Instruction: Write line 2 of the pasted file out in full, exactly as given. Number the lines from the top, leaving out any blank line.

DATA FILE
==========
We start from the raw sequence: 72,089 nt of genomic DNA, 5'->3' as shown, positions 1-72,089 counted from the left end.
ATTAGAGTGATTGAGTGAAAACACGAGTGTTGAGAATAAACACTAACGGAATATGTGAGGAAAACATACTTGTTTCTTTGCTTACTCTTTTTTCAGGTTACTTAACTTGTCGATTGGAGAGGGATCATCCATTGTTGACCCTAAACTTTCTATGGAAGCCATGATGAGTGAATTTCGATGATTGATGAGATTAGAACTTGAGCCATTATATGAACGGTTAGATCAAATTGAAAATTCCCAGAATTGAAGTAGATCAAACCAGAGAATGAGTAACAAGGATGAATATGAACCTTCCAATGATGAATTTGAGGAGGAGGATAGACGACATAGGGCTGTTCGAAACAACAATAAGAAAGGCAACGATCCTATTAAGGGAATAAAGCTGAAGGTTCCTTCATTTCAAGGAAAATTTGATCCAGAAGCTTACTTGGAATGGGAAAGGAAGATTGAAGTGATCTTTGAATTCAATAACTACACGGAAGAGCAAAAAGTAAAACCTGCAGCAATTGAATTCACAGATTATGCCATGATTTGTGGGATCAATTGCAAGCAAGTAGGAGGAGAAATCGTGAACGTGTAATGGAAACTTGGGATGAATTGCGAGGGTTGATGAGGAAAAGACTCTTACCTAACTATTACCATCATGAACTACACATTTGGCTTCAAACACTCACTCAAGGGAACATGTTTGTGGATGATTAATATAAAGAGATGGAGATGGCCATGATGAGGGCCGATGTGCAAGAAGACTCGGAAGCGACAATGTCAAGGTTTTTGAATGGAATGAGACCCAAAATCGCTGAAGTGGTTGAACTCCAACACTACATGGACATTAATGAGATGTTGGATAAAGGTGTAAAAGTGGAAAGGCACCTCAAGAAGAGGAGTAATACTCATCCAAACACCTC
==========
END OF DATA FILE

ATTAGAGTGATTGAGTGAAAACACGAGTGTTGAGAATAAACACTAACGGAATATGTGAGGAAAACATACTTGTTTCTTTGCTTACTCTTTTTTCAGGTTACTTAACTTGTCGATTGGAGAGGGATCATCCATTGTTGACCCTAAACTTTCTATGGAAGCCATGATGAGTGAATTTCGATGATTGATGAGATTAGAACTTGAGCCATTATATGAACGGTTAGATCAAATTGAAAATTCCCAGAATTGAAGTAGATCAAACCAGAGAATGAGTAACAAGGATGAATATGAACCTTCCAATGATGAATTTGAGGAGGAGGATAGACGACATAGGGCTGTTCGAAACAACAATAAGAAAGGCAACGATCCTATTAAGGGAATAAAGCTGAAGGTTCCTTCATTTCAAGGAAAATTTGATCCAGAAGCTTACTTGGAATGGGAAAGGAAGATTGAAGTGATCTTTGAATTCAATAACTACACGGAAGAGCAAAAAGTAAAACCTGCAGCAATTGAATTCACAGATTATGCCATGATTTGTGGGATCAATTGCAAGCAAGTAGGAGGAGAAATCGTGAACGTGTAATGGAAACTTGGGATGAATTGCGAGGGTTGATGAGGAAAAGACTCTTACCTAACTATTACCATCATGAACTACACATTTGGCTTCAAACACTCACTCAAGGGAACATGTTTGTGGATGATTAATATAAAGAGATGGAGATGGCCATGATGAGGGCCGATGTGCAAGAAGACTCGGAAGCGACAATGTCAAGGTTTTTGAATGGAATGAGACCCAAAATCGCTGAAGTGGTTGAACTCCAACACTACATGGACATTAATGAGATGTTGGATAAAGGTGTAAAAGTGGAAAGGCACCTCAAGAAGAGGAGTAATACTCATCCAAACACCTC